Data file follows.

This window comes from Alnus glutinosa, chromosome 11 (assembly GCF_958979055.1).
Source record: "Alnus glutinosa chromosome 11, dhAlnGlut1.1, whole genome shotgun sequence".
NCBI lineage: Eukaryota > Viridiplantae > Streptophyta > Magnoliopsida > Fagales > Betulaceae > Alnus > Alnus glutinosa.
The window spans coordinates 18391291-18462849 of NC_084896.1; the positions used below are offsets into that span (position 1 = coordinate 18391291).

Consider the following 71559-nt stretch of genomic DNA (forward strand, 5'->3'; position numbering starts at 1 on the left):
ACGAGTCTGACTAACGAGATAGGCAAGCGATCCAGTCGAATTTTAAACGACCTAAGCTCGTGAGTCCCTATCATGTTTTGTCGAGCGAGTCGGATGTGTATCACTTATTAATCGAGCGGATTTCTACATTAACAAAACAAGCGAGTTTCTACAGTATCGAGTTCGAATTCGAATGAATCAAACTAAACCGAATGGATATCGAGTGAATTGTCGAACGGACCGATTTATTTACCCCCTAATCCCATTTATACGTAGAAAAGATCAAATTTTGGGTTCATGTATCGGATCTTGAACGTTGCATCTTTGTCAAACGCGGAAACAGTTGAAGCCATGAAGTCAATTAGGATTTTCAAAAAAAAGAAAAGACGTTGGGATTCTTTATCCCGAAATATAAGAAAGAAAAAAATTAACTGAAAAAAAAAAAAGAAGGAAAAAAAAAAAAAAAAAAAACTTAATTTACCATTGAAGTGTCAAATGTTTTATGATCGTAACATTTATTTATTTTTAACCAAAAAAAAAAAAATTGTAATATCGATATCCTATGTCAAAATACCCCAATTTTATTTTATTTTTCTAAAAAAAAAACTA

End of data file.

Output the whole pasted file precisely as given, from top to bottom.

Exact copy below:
This window comes from Alnus glutinosa, chromosome 11 (assembly GCF_958979055.1).
Source record: "Alnus glutinosa chromosome 11, dhAlnGlut1.1, whole genome shotgun sequence".
NCBI lineage: Eukaryota > Viridiplantae > Streptophyta > Magnoliopsida > Fagales > Betulaceae > Alnus > Alnus glutinosa.
The window spans coordinates 18391291-18462849 of NC_084896.1; the positions used below are offsets into that span (position 1 = coordinate 18391291).

Consider the following 71559-nt stretch of genomic DNA (forward strand, 5'->3'; position numbering starts at 1 on the left):
ACGAGTCTGACTAACGAGATAGGCAAGCGATCCAGTCGAATTTTAAACGACCTAAGCTCGTGAGTCCCTATCATGTTTTGTCGAGCGAGTCGGATGTGTATCACTTATTAATCGAGCGGATTTCTACATTAACAAAACAAGCGAGTTTCTACAGTATCGAGTTCGAATTCGAATGAATCAAACTAAACCGAATGGATATCGAGTGAATTGTCGAACGGACCGATTTATTTACCCCCTAATCCCATTTATACGTAGAAAAGATCAAATTTTGGGTTCATGTATCGGATCTTGAACGTTGCATCTTTGTCAAACGCGGAAACAGTTGAAGCCATGAAGTCAATTAGGATTTTCAAAAAAAAGAAAAGACGTTGGGATTCTTTATCCCGAAATATAAGAAAGAAAAAAATTAACTGAAAAAAAAAAAAGAAGGAAAAAAAAAAAAAAAAAAAACTTAATTTACCATTGAAGTGTCAAATGTTTTATGATCGTAACATTTATTTATTTTTAACCAAAAAAAAAAAAATTGTAATATCGATATCCTATGTCAAAATACCCCAATTTTATTTTATTTTTCTAAAAAAAAAACTA